Lucius Quinctius Cincinnatus
(520BC – 430BC)
Cincinnatus was a Roman aristocrat and statesman whose service as consul in 460 BC and dictator in 458 BC and 439 BC made him a model of civic virtue.
Cincinnatus was regarded by the Romans, especially the aristocratic patrician class, as one of the heroes of early Rome and as a model of Roman virtue and simplicity. He was a persistent opponent of the plebeians. When his son, Caeso Quinctius, was convicted and condemned to death, Cincinnatus was forced to live in humble circumstances, working on his own small farm, until an invasion caused him to be called to serve Rome as dictator, an office which he immediately resigned after completing his task of defeating the rivaling tribes of the Aequians, Sabines, and Volscians.
His immediate resignation of his absolute authority with the end of the crisis has often been cited as an example of outstanding leadership, service to the greater good, civic virtue, lack of personal ambition and modesty. As a result, he has inspired a number of organizations and other entities, many of which are named in his honor.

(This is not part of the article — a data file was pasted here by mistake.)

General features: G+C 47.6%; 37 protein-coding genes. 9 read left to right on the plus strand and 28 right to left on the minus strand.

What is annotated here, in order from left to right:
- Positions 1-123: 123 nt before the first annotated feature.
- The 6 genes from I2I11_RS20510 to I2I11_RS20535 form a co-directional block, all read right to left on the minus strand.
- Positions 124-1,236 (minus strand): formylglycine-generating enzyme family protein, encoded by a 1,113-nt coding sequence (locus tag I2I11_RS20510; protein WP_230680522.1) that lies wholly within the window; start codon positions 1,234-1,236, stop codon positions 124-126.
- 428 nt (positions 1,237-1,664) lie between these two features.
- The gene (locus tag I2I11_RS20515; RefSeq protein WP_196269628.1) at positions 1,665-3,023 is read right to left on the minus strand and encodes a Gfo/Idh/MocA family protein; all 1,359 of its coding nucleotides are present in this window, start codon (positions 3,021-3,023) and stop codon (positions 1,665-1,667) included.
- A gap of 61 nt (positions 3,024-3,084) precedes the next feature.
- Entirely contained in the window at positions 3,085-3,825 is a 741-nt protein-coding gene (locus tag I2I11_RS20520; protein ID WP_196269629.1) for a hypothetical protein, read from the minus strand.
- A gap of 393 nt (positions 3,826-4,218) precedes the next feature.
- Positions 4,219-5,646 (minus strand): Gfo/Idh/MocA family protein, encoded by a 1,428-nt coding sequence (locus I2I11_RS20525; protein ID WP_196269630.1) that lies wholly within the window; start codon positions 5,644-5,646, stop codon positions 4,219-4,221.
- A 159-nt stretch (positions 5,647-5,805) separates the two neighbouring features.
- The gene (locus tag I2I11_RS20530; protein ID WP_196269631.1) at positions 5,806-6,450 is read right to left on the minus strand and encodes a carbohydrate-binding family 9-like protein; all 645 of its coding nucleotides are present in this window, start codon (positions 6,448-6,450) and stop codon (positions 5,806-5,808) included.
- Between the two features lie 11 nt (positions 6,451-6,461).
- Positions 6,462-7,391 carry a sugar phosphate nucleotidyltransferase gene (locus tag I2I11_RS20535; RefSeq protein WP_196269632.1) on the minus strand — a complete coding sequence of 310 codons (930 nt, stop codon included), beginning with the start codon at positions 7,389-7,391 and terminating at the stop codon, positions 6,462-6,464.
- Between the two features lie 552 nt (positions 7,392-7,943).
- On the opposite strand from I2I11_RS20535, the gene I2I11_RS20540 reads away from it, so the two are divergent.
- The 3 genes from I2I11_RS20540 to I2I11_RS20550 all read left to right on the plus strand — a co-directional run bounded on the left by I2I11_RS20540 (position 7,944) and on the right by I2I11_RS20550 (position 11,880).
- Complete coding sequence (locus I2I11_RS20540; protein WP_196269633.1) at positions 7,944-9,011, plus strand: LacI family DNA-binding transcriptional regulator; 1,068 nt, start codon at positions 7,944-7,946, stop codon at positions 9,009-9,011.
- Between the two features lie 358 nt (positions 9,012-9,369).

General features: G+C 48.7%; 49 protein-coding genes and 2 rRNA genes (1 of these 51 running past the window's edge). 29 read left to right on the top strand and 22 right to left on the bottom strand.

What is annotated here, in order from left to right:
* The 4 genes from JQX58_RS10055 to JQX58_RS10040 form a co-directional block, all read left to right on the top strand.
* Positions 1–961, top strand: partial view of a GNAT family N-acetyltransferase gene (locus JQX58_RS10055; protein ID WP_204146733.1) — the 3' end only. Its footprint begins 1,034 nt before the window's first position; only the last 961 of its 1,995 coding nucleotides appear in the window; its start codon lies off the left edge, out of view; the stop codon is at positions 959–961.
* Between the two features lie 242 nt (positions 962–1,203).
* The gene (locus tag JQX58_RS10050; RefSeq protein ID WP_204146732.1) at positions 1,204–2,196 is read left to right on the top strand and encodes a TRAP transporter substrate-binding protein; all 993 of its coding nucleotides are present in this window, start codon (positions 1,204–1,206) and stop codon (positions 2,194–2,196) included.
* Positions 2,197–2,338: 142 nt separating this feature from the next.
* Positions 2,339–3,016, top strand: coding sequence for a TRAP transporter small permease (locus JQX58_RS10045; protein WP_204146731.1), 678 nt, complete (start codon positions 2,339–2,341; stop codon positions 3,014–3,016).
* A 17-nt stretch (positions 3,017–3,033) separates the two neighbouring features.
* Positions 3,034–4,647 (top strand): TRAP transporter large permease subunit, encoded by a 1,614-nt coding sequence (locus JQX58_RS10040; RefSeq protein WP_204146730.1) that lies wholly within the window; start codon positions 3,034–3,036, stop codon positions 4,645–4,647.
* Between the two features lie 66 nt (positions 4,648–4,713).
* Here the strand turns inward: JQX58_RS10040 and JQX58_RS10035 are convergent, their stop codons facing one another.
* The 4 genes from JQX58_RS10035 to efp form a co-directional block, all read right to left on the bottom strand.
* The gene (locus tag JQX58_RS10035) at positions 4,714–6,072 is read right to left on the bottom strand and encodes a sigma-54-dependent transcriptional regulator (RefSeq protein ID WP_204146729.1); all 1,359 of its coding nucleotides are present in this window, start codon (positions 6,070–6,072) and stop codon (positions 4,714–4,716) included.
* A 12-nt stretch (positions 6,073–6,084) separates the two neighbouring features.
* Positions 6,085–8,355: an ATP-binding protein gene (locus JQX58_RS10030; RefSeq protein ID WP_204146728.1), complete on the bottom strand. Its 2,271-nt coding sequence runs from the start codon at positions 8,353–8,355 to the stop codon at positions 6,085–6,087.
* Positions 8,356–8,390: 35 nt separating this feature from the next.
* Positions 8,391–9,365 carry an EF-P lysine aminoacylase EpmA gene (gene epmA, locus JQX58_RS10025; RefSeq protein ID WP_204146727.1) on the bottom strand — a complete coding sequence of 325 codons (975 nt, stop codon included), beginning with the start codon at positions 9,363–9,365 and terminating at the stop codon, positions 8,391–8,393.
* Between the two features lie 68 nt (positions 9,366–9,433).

Mars was the god of war and also an agricultural guardian in early roman mythology. He was second in importance only to Jupiter and Neptune and he was the most prominent of the military gods in the religion of the Roman army. Mars was a part of the Archaic Triad along with Jupiter and Quirinus, the latter of whom as a guardian of the Roman people. Although the center of Mars' worship was originally located outside the sacred boundary of Rome, Augustus made the god a renewed focus of Roman religion by establishing the Temple of Mars Ultor in his new forum. Mars represented military power as a way to secure peace, and was a father of the Roman people.
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